A Title Worth Celebrating: Marseilles-Provence Capitale Européene De La Culture


Marseilles has been labeled many things: “the city of water”, “the oldest and second largest city in France”, “the city of the sun” etc. Finally, it receives a title with some oomph: “the Capital of Culture 2013.”

As if the French needed anymore bragging rights, their latest title is one highly sought after by every city in Europe. It requires a selection panel of thirteen elect people to determine the winner. It was first started in 1985 by Mélina Mercouri and Jack Long and 30 cities have been awarded the title every since.

To be selected, the city must create a yearlong artistic program involving all areas of art: dance, music, theatre, science, sport, cuisine, heritage…you name it! As a result, Marseilles and Provence will host over 400 events, 60 exhibitions, and numerous artistic displays throughout 2013. Interested in what events will take place? Take a look for yourself here!

This weekend, January 12th and 13th, commences the “opening weekend” of the festivities featuring a treasure hunt, fireworks, and a light parade. Click here to see a full description of this weekend’s itinerary.

The European way of ‘sharing the wealth’ limits France from receiving the award again for at least another 10 years. So enjoy it while you can Francophiles!

What does this event mean for the French citizen? Other than being surrounded by the flood of camera-carrying-tourists this year, on a positive not you get 365 days of exquisite culture within your own borders!
What does this event mean to me? I am currently staying in Gemenos, a short 15 kilometers distance from the city itself!
What does this event mean to you the reader, who I am sure is at a much further distance? Besides learning something new from a report of an eyewitness, I have removed any hesitation for booking that flight to France.
If you are in the business of travel, rest assured that your job is secure for at least another year. You’re welcome.

French Myths Debunked


Thanks to cartoons, the word “France” renders several image connotations in the American mind: a love crazed skunk,  Pepe Le-Pew,  the future lung cancer victim Cruella De Ville, or the sweet school girl Madeline. Before visiting France and witnessing the people and customs for oneself, people have firm ideas of what France is like due to American made stereotypes. Having had these certain stereotypes in my mind, after visiting France I discovered which ones were true, false, or exaggerated.

Myth: French are rude and hate Americans. Ruling: False

This couldn’t be more false;  the French are actually extremely welcoming. The key to being welcomed into France is to not expect they will cater to you. In other words, don’t arrive demanding they speak English and awe over your American culture. You don’t have to speak French fluently to visit France.  It’s a good idea, to learn a few phrases such as, “Je suis American. Je ne parles pas français” (I am American. I don’t speak French). It shows that you gave some effort to communicate with them in their native tongue.

Myth: French cuisine is bizarre. Ruling: Exaggerated

Some foods on the French menu would seem odd to Americans such as frog legs and snails but these are specialties. The French eat  rather simply and the staple foods hardly vary from those in America. The French primarily cook with lean meats, vegetables, grains etc. They value the freshness of food in France, and pay specific attention to the use of flavors in their cuisine.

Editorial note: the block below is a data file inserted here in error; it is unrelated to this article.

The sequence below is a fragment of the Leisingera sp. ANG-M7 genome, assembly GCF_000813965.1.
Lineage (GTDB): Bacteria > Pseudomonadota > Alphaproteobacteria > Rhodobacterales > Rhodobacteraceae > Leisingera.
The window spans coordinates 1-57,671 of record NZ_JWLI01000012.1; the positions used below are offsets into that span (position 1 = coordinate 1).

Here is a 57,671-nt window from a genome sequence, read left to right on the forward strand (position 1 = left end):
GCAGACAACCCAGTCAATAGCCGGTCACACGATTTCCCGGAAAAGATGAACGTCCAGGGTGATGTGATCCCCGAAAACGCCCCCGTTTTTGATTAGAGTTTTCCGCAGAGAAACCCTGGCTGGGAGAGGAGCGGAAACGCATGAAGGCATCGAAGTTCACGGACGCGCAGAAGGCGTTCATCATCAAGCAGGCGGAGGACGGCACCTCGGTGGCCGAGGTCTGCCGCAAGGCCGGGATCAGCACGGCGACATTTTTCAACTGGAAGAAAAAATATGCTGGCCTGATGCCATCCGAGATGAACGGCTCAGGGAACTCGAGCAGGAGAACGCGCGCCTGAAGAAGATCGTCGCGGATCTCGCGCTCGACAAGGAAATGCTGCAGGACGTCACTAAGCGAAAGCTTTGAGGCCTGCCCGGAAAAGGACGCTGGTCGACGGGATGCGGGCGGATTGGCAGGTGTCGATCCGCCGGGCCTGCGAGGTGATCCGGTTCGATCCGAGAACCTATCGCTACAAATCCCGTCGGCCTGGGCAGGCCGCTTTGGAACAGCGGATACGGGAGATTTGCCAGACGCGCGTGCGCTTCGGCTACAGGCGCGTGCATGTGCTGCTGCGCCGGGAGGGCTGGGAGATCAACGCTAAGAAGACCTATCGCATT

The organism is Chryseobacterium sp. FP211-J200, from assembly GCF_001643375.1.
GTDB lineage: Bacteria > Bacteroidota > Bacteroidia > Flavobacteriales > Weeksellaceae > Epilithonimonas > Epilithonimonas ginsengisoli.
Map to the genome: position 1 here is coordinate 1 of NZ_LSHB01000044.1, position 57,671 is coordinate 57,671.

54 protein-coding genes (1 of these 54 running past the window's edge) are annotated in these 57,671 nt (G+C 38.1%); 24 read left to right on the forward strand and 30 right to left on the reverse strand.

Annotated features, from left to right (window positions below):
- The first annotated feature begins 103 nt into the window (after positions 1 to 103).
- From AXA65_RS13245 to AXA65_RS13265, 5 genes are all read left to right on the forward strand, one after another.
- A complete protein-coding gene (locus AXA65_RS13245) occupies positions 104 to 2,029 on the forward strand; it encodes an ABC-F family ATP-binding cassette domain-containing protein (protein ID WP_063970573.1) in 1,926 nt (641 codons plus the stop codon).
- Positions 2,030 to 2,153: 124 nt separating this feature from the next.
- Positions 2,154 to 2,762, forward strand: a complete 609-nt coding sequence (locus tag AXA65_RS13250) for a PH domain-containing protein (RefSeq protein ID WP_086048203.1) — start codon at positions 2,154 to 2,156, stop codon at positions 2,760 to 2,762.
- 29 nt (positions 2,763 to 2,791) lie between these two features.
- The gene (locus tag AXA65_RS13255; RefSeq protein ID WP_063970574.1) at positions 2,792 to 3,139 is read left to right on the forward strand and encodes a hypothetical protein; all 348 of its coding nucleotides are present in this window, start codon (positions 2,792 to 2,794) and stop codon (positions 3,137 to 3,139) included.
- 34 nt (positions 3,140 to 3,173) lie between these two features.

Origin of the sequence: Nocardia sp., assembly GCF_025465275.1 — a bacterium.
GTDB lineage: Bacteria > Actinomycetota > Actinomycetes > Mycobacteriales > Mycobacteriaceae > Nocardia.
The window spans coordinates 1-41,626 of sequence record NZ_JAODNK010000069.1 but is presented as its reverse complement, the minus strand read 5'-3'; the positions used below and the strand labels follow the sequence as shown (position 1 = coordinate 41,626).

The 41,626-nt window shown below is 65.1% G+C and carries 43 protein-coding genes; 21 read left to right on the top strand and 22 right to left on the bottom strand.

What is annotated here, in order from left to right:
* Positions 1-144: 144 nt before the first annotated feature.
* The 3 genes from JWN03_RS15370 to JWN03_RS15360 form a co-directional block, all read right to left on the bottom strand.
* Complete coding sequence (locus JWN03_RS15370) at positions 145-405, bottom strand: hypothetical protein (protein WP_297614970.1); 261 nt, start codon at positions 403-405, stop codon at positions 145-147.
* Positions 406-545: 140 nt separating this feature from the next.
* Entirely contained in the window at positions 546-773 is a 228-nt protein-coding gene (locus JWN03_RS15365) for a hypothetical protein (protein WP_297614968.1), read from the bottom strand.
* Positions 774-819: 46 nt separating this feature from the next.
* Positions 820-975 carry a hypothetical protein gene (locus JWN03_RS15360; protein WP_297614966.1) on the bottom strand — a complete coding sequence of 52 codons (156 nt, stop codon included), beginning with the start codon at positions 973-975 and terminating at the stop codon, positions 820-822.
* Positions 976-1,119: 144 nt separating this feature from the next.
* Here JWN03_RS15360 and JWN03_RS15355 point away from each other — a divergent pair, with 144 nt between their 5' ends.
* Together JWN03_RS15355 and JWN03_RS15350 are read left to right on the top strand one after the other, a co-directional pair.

Not only do they eat smaller portions than in America, but they only eat three times a day: le petit déjeuner, le déjeuner, et le dîner. They appreciate the taste of food and like to experiment with new flavors. Meals are seen as very important times of day for  the French because it is viewed as a time of conversation with family and friends.

Myth: French love to kiss. Ruling: True.

This is true because of the French greeting. Upon seeing a friend or relative it is proper to kiss the person on both sides of the cheek. Otherwise I don’t believe French couples are anymore inclined to kiss more than American couples do.

Myth: The typical French image is a beret on the head, a loaf of bread under the arm, and a scarf around the neck. 

Ruling: Exaggerated

This image is as accurate as describing all people from the Southern states of America as camouflage-wearing-gun-carrying individuals. While this may true of some people, it should not compensate for the whole French image.

The Italians designed the beret and very few French people actually wear them.

Bread is an essential part to the French diet and the reason this idea of carrying bread has become a stapled image is because of the numerous bakeries throughout France. Food in France is typically eaten very fresh. So after a daily walk, or on the way home, many will pick up loaves of bread to carry home.

It is true that many people wear scarves but not more than in America and other parts of Europe. It is true that more males wear scarves in Europe then in America.

Myth: French smoke like chimneys. Ruling: True

For generalities sake not everyone smokes, but in France it is true that a majority of people do. This is very common in all of Europe.  Many start smoking as early teenagers and continue into their late adult years.  Smoking is popular in America but in France it seems to be more acceptable habit.

Myth: French eat a lot of cheese and drink a lot of wine. Ruling: Exaggerated

French are known for their wine and cheese but that does not make it is an everyday part of their diet. A glass of wine might accompany dinner, but cheese is usually saved for a special occasion. Vineyards are very common, especially in the Southern part of France. So why can’t the French enjoy the fruits of thy own labor and land by enjoying a glass of the best French fruits:  le vin?